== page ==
Apple wants to prove that girls run the world—with help from Malala Yousafzai.
Last night, the tech powerhouse announced that it was partnering with the Malala Fund, which is run by the Pakistani girls’ education activist. With Apple’s support, the fund will be able to scale up its efforts, doubling the number of grants it awards and adding programs in India and Latin America to support secondary education for more than 100,000 girls.
According to a press release, Apple will also provide technology to the Malala Fund and research policy changes needed to help young women succeed. As part of this initiative, Apple CEO Tim Cook will join the Malala Fund’s leadership council.
The exact amount of Apple’s donation was not specified.
“My dream is for every girl to choose her own future,” Yousafzai said in the release. “I am grateful that Apple knows the value of investing in girls and is joining Malala Fund in the fight to ensure all girls can learn and lead without fear.”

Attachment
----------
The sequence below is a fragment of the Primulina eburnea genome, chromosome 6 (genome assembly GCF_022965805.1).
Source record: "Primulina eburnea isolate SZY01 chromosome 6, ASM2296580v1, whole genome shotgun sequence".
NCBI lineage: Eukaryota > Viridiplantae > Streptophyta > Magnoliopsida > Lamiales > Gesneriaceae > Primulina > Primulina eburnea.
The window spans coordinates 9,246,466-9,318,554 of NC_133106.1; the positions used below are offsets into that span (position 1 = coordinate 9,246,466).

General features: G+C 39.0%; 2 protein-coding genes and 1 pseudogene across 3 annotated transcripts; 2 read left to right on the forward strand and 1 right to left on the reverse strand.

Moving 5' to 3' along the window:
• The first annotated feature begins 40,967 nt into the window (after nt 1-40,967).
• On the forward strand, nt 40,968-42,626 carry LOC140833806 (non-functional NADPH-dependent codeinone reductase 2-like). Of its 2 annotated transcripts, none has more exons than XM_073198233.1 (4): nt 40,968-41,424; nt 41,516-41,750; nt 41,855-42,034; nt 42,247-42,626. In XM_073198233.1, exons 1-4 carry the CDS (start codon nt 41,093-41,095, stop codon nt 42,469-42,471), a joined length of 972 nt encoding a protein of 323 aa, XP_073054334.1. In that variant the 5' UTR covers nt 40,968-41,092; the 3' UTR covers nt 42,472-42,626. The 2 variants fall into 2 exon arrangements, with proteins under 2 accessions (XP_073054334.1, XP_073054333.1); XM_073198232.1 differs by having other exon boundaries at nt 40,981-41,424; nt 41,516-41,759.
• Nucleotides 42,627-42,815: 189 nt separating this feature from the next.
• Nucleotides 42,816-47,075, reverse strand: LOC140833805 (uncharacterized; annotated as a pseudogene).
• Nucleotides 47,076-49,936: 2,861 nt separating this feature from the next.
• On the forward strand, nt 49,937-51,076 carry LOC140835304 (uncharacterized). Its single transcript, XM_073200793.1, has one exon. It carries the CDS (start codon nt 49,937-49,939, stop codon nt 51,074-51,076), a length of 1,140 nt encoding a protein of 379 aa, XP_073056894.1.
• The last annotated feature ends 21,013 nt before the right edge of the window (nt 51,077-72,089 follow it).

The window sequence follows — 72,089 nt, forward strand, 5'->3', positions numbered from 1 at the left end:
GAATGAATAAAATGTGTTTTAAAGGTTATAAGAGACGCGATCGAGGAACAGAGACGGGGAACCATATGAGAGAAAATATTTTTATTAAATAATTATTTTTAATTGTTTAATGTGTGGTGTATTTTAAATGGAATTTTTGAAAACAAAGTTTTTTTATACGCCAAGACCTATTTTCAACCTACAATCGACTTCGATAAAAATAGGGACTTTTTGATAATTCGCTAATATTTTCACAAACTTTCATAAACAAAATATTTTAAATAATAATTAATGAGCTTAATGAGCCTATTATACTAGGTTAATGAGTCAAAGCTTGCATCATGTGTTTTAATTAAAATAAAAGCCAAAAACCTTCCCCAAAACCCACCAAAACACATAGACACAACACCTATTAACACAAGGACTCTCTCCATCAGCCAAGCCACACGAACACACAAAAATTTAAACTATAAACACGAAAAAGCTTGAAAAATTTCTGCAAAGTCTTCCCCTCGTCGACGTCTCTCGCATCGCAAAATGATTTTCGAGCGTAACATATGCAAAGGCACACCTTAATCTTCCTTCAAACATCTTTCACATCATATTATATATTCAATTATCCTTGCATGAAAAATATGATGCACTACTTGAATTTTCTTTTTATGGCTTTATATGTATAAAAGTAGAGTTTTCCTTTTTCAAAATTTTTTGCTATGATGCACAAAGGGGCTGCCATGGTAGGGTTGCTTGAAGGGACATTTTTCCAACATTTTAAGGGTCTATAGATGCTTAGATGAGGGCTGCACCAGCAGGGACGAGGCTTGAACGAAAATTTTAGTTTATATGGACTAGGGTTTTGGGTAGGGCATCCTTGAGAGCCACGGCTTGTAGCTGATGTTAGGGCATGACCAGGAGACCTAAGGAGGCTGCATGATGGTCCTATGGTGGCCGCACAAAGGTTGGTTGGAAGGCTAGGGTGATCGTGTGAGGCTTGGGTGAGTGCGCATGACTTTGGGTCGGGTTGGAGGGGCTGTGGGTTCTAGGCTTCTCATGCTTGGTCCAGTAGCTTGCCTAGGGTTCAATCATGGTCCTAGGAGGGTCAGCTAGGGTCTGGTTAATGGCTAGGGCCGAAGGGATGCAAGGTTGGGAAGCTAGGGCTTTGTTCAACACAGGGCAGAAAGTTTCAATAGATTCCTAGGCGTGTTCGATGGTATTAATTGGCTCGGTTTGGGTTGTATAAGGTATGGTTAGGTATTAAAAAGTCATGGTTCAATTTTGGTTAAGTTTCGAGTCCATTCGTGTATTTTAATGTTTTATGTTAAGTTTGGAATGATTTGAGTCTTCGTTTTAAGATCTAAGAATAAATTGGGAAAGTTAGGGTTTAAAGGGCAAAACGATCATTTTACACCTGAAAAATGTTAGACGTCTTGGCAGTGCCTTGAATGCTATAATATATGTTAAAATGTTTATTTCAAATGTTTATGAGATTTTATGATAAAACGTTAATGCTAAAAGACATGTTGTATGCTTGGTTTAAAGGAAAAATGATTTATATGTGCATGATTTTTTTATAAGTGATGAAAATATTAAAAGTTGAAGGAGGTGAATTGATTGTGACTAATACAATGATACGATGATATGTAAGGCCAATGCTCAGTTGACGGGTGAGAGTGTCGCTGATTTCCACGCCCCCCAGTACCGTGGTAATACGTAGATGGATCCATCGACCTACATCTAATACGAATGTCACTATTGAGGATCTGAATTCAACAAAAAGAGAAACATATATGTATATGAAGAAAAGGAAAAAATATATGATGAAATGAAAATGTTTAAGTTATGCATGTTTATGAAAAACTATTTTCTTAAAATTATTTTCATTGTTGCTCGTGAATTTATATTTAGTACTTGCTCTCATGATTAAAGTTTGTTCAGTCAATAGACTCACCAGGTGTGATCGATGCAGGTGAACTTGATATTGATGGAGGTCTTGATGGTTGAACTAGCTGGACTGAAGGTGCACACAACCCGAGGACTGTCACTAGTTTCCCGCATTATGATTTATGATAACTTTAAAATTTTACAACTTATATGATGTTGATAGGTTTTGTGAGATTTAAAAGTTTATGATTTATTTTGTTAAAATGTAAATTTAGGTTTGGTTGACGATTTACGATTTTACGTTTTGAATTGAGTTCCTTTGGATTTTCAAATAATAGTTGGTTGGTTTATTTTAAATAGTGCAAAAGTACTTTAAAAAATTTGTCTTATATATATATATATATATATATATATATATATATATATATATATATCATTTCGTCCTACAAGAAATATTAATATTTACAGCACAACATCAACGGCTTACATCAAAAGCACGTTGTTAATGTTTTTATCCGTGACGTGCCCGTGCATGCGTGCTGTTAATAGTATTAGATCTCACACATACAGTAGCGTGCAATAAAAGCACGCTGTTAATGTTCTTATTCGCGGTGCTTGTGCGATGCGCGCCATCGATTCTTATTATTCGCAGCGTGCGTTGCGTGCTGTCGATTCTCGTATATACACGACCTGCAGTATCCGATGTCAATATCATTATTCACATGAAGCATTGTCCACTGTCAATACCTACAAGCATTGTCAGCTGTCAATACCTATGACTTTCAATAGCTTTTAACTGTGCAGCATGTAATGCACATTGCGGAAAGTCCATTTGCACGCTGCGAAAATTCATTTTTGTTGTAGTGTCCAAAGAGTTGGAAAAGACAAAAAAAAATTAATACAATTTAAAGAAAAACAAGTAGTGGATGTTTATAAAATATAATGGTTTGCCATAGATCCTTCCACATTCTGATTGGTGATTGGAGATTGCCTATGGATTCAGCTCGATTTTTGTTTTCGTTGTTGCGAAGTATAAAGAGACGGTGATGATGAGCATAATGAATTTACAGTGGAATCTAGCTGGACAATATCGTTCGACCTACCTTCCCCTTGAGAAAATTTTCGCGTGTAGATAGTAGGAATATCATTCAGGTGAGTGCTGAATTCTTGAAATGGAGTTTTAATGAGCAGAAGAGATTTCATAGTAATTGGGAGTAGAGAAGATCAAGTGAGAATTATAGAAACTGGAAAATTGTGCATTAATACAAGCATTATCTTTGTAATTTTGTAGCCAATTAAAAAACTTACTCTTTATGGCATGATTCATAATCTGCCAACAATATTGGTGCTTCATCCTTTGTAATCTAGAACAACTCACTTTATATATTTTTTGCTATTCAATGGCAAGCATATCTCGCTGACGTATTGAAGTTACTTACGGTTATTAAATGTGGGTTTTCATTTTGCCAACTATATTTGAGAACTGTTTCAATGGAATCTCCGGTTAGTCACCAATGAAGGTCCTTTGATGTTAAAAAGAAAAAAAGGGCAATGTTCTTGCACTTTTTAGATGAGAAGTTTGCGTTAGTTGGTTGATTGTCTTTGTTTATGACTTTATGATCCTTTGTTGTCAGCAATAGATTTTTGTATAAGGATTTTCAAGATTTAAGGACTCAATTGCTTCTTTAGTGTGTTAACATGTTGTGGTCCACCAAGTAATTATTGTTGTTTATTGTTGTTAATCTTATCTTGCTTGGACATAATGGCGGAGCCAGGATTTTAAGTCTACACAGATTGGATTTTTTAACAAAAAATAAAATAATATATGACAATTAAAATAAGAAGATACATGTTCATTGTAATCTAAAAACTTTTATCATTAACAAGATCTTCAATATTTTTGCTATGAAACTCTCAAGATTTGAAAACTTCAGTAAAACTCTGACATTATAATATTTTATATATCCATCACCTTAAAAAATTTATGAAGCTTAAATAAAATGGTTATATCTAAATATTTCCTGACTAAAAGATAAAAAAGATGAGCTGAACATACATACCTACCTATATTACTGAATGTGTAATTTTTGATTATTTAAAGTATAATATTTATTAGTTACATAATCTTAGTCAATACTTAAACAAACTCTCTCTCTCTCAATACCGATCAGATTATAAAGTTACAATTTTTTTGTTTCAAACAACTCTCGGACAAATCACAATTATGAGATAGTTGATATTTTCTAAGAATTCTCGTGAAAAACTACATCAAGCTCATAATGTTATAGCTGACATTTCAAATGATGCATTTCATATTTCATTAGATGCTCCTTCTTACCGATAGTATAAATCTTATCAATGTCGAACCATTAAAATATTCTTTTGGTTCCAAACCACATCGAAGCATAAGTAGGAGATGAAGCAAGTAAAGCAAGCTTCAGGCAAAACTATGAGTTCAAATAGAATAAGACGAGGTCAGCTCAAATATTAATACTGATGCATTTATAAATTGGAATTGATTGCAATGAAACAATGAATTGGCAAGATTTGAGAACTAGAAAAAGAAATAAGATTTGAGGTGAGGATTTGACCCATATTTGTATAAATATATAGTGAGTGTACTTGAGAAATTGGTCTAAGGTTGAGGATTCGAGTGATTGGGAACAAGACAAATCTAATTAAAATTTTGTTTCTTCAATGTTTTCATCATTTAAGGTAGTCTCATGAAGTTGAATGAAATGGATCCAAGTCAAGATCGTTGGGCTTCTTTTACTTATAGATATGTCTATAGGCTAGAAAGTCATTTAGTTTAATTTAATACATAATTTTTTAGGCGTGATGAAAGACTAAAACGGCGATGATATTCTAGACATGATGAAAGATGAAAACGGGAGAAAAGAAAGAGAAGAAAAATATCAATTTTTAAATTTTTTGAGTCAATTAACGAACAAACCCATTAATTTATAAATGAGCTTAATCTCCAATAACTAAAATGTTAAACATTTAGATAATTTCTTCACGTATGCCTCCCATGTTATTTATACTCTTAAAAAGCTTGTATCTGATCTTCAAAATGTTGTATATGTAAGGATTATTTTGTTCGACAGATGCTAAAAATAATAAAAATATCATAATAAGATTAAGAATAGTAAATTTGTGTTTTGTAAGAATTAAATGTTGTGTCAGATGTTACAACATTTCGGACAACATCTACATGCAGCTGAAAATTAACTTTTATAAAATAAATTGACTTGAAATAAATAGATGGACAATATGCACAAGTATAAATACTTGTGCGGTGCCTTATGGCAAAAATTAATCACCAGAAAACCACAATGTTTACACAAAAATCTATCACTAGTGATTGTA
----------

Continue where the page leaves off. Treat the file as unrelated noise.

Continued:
“We believe that education is a great equalizing force, and we share Malala Fund’s commitment to give every girl an opportunity to go to school,” Cook added. “We are honored to help [Yousafzai] extend the important work she is doing to empower girls around the world.”
Yousafzai, the youngest Nobel Prize winner ever, co-founded the Malala Fund with her father in 2013 after being shot in the head by a Taliban gunman for the “crime” of going to school. The fund currently supports girls’ education programs in Afghanistan, Pakistan, Lebanon, Turkey and Nigeria.
Yousafzai will continue her crusade for girls’ education when she speaks at the World Economic Forum in Davos, Switzerland on Thursday.
Apple is getting more serious about girls’ education at a time of increased calls for gender diversity in Silicon Valley. A 2016 government filing showed that 81 percent of Apple’s senior officials are men, while only 23 percent of its technical staff and 33 percent of its global workforce are women.
Apple did not respond to an Observer request for comment.